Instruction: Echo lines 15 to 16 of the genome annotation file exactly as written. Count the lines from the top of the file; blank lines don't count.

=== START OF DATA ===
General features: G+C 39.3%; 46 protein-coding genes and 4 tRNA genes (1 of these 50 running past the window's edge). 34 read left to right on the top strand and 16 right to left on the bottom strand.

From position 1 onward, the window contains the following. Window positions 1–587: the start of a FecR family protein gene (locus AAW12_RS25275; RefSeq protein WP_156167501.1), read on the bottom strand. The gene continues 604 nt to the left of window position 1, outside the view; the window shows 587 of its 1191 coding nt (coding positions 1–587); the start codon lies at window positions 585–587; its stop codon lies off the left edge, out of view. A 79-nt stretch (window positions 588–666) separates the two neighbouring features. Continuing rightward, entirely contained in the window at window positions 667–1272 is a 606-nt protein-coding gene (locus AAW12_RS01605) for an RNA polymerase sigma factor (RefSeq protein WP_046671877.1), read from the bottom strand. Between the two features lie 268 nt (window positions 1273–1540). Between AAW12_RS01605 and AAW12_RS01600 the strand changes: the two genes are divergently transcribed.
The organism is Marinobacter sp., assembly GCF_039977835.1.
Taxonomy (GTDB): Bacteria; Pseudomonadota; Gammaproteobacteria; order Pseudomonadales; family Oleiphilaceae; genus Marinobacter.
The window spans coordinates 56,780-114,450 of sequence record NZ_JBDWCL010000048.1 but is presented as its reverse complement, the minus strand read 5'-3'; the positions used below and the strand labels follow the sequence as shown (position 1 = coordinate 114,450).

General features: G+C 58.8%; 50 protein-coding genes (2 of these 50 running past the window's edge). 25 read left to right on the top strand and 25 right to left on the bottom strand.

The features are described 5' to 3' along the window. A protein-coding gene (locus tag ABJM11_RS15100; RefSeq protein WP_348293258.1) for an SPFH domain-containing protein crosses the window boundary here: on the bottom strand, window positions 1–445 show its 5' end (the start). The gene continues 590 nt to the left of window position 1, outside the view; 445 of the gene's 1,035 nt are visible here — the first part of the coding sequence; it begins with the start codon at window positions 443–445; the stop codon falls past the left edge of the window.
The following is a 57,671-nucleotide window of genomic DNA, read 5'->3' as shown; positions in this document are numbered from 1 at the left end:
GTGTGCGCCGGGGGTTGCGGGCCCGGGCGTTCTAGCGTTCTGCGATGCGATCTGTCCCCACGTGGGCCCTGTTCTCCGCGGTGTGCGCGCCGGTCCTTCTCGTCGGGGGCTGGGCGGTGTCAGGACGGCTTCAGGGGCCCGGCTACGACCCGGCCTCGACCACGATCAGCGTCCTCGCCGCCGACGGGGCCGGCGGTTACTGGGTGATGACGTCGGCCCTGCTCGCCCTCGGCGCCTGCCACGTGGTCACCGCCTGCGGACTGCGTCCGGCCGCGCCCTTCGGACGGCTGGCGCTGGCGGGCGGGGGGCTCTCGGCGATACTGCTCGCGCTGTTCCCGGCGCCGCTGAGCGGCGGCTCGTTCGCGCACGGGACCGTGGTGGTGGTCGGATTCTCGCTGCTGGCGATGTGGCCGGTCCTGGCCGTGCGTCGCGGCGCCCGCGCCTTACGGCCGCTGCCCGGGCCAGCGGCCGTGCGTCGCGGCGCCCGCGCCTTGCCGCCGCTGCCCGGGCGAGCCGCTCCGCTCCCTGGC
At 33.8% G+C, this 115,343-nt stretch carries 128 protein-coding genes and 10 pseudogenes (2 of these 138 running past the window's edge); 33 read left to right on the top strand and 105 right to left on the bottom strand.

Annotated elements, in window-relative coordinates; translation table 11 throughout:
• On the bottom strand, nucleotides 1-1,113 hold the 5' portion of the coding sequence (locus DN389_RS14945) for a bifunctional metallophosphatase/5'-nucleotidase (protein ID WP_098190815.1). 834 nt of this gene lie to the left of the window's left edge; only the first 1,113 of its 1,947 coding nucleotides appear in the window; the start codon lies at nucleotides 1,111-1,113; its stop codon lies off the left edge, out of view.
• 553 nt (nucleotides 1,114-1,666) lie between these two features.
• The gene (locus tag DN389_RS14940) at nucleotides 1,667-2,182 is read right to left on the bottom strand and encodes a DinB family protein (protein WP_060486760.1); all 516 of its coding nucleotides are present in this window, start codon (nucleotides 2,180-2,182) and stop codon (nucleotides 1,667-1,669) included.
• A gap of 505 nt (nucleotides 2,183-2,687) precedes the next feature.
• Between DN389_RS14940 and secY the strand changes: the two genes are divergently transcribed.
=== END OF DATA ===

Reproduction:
• A gap of 505 nt (nucleotides 2,183-2,687) precedes the next feature.
• Between DN389_RS14940 and secY the strand changes: the two genes are divergently transcribed.